• Sarah McFadden

Benefits of balance

Inspired by my recent class teaching theme I wanted to add more depth to the conversation about the topic of Sthira and Sukha, so here we are.


Before we delve into understanding this sutra (verse) in more detail I’d like to take a moment to explain more about the yoga sutras as a whole.


"Patañjali’s Yogasūtra is one of the most important texts on the practice of yoga and essentially an instruction manual for living a satisfying and meaningful life. Of course, as the gold standard of yoga manuals, it presents the principles of Yoga as well as the possible goals that may be achieved through Yoga. However, its main purpose is to provide instructions for developing the state of Yoga and maintaining it in your life.” (1)

Asana is our physical yoga practice, and what is most commonly offered in a yoga class. It’s our main connection with the teachings of yoga in these modern times. However, if asana is the only aspect of the yoga teachings that we are connecting with, we’re missing out on a lot, asana is only ONE of the eight limbs of yoga outlined in the sutras.

There is much wisdom to take from the sutras (as well as from other contemplative traditions), so it’s really worthwhile to consider the depth and breadth of what they have to offer.

Right, back to the concept of Sthira and Sukha.

The verse from the Sutras is: “Sthira sukham asanam”.

This is commonly translated as, “postures should be stable and comfortable.”

If we look more specifically at each word:

  • Sthira could be understood as steadiness, strength, to stand or to be firm.

  • Sukha is often translated to easeful or joyful, agreeable, and gentle. The word literally breaks down to ‘good space’.

There are many layers we can consider in understanding sthira and sukha (and how we balance these two qualities).

On the mat


The sutra initially guides us to understand this in each different posture, but it’s also one to feel-out during the container of a whole yoga class.


Within each yoga posture we should be looking for this balance of effort and ease, of a sense of stability and softening.


Some questions to enquire with yourself about could be:


>>> Do I have a tendency towards wanting to experience a really strong physical practice, or a more gentle one? And it’s not that we have to change our natural inclinations, but it’s definitely a good idea to have some awareness of it, and in doing so, reflection about whether it serves us well or not?


>>> Can I keep a steady and soft rhythm of breathing and a general sense of ease in my experience of breath? Unlike some other forms of exercise or movement we don’t want to be forcing our breath too much, if you’re feeling a difficulty in maintaining an element of sukha with your breathing during class it’s probably a sign you need to slow your practice down a bit and invite in more opportunities for sukha in your movements too.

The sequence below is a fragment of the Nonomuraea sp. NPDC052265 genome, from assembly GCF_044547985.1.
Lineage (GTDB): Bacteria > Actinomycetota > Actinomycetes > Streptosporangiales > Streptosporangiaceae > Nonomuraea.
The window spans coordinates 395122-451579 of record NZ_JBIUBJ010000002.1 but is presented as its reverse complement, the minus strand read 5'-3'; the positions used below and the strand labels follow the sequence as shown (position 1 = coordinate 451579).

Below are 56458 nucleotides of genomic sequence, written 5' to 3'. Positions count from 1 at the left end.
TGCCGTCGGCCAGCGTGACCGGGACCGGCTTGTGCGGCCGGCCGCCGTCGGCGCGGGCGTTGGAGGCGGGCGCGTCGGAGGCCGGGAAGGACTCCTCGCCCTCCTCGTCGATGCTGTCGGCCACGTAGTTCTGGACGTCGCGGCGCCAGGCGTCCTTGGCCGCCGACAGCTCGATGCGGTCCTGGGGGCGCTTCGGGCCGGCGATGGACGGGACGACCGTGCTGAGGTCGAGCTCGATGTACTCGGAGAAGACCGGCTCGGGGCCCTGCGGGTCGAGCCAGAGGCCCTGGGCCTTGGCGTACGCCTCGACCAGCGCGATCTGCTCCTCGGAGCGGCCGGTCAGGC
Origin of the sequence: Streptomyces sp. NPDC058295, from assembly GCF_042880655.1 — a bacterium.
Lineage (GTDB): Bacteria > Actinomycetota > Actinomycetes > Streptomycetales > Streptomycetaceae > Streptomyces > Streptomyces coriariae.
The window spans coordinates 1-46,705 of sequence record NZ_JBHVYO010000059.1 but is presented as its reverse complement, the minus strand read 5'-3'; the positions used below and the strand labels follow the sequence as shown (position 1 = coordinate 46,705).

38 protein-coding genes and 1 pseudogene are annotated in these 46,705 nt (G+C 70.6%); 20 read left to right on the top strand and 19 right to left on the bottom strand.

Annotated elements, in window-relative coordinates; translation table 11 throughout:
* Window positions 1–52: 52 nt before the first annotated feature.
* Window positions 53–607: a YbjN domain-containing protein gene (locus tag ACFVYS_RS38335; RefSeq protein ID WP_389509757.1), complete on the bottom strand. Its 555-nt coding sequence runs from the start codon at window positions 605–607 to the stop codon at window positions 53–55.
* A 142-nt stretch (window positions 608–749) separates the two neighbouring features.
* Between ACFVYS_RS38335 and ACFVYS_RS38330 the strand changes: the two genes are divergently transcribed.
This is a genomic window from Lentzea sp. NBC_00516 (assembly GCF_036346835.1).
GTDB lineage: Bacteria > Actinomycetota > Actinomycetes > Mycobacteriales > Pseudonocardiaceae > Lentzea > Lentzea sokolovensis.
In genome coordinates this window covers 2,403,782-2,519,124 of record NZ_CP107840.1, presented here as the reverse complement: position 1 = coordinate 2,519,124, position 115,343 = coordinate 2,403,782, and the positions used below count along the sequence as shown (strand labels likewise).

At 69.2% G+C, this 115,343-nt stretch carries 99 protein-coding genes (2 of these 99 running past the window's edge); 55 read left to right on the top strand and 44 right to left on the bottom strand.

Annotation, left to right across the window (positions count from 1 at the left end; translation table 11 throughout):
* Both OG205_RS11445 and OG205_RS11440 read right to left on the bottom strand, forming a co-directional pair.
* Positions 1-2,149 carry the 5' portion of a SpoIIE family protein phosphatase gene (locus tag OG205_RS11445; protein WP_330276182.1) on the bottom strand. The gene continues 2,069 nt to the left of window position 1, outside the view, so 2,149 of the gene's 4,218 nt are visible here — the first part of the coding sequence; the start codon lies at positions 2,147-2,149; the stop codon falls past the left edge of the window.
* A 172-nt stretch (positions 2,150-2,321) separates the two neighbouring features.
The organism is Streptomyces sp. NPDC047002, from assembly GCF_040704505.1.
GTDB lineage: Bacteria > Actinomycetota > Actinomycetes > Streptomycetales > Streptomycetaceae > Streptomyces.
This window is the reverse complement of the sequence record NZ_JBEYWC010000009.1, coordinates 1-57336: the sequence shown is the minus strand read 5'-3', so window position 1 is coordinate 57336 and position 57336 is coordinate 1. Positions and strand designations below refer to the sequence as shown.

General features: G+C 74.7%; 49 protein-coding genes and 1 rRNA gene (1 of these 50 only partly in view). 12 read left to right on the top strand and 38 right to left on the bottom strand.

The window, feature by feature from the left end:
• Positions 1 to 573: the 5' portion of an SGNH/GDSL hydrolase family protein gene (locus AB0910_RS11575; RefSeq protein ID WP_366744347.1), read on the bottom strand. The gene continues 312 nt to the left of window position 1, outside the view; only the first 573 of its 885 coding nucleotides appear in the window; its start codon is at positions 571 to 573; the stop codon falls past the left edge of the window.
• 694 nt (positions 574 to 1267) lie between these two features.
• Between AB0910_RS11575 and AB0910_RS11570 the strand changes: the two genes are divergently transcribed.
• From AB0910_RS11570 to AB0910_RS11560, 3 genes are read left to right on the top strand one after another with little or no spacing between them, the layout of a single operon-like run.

>>> What about my thoughts, do I come with expectations that my practice should look or be a particular way? Here I’m reminded how easily we’re influenced by how yoga is often presented by the media, and how prevalent it is that yoga is depicted as bending our bodies into big, impressive, pretzel type shapes. It’s not a very accessible impression and it’s not a fair representation of what we’re trying to achieve with the physical practice either. The shapes are really just a vehicle to the internal inquiry, and big shapes are definitely not a requirement, rather, moving mindfully is! There is also a common tendency to think of yoga asana as purely exercise, or a good stretch. This is not so surprising given that modern yoga in western society is generally depicted as part of the exercise industry.

Exercise is generally a great way to stay healthy and happy, however looking at yoga just from that angle, might not only limit the many other wonderful benefits of yoga, but can even go as far as having a negative impact on our bodies. One example, is the mindset of ‘no pain, no gain’, or similar. These could easily slip into our yoga practice if we're already following this mindset in other parts of our lives. With such a mindset it’s difficult to find a balance of sthira and sukha in yoga.


In considering this questions for ourselves we’re going towards what yoga is really about. Awareness and inquiry! If we’re not approaching our asana in this way we’re likely to be just continuing with our stuck or repetitive patterns and our yoga may not really be serving us that well.

What modern science has provided evidence for is that yoga asana is very much about working with the nervous system, giving the possibility to guide us away from the sympathetic nervous system being overly dominant and keeping us in an almost constant state of ‘fight, flight, freeze’ response. Helpfully, yoga can engage our parasympathetic nervous system to potentially bring us back into more of a ‘rest, digest’ state, which is so important in managing our levels of stress and keeping us healthy.